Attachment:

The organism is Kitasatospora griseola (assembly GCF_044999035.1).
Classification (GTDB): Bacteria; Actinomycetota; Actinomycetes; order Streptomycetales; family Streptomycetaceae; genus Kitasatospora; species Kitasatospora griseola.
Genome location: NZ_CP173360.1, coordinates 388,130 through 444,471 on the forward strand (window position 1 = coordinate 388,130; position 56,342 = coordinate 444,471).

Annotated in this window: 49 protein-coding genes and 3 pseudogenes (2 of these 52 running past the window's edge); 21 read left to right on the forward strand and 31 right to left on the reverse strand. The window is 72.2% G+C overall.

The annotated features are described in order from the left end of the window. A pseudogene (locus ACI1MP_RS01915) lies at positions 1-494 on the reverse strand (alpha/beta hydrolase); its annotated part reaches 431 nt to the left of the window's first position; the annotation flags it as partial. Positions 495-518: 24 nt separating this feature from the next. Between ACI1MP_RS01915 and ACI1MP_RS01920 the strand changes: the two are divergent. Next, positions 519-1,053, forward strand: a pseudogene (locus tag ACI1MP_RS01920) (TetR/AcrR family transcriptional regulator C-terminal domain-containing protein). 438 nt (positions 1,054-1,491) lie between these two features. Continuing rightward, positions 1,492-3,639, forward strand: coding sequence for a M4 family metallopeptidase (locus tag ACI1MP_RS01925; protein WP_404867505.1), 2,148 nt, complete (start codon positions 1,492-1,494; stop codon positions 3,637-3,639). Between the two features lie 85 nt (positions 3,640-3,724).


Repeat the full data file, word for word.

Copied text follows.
The organism is Kitasatospora griseola (assembly GCF_044999035.1).
Classification (GTDB): Bacteria; Actinomycetota; Actinomycetes; order Streptomycetales; family Streptomycetaceae; genus Kitasatospora; species Kitasatospora griseola.
Genome location: NZ_CP173360.1, coordinates 388,130 through 444,471 on the forward strand (window position 1 = coordinate 388,130; position 56,342 = coordinate 444,471).

Annotated in this window: 49 protein-coding genes and 3 pseudogenes (2 of these 52 running past the window's edge); 21 read left to right on the forward strand and 31 right to left on the reverse strand. The window is 72.2% G+C overall.

The annotated features are described in order from the left end of the window. A pseudogene (locus ACI1MP_RS01915) lies at positions 1-494 on the reverse strand (alpha/beta hydrolase); its annotated part reaches 431 nt to the left of the window's first position; the annotation flags it as partial. Positions 495-518: 24 nt separating this feature from the next. Between ACI1MP_RS01915 and ACI1MP_RS01920 the strand changes: the two are divergent. Next, positions 519-1,053, forward strand: a pseudogene (locus tag ACI1MP_RS01920) (TetR/AcrR family transcriptional regulator C-terminal domain-containing protein). 438 nt (positions 1,054-1,491) lie between these two features. Continuing rightward, positions 1,492-3,639, forward strand: coding sequence for a M4 family metallopeptidase (locus tag ACI1MP_RS01925; protein WP_404867505.1), 2,148 nt, complete (start codon positions 1,492-1,494; stop codon positions 3,637-3,639). Between the two features lie 85 nt (positions 3,640-3,724).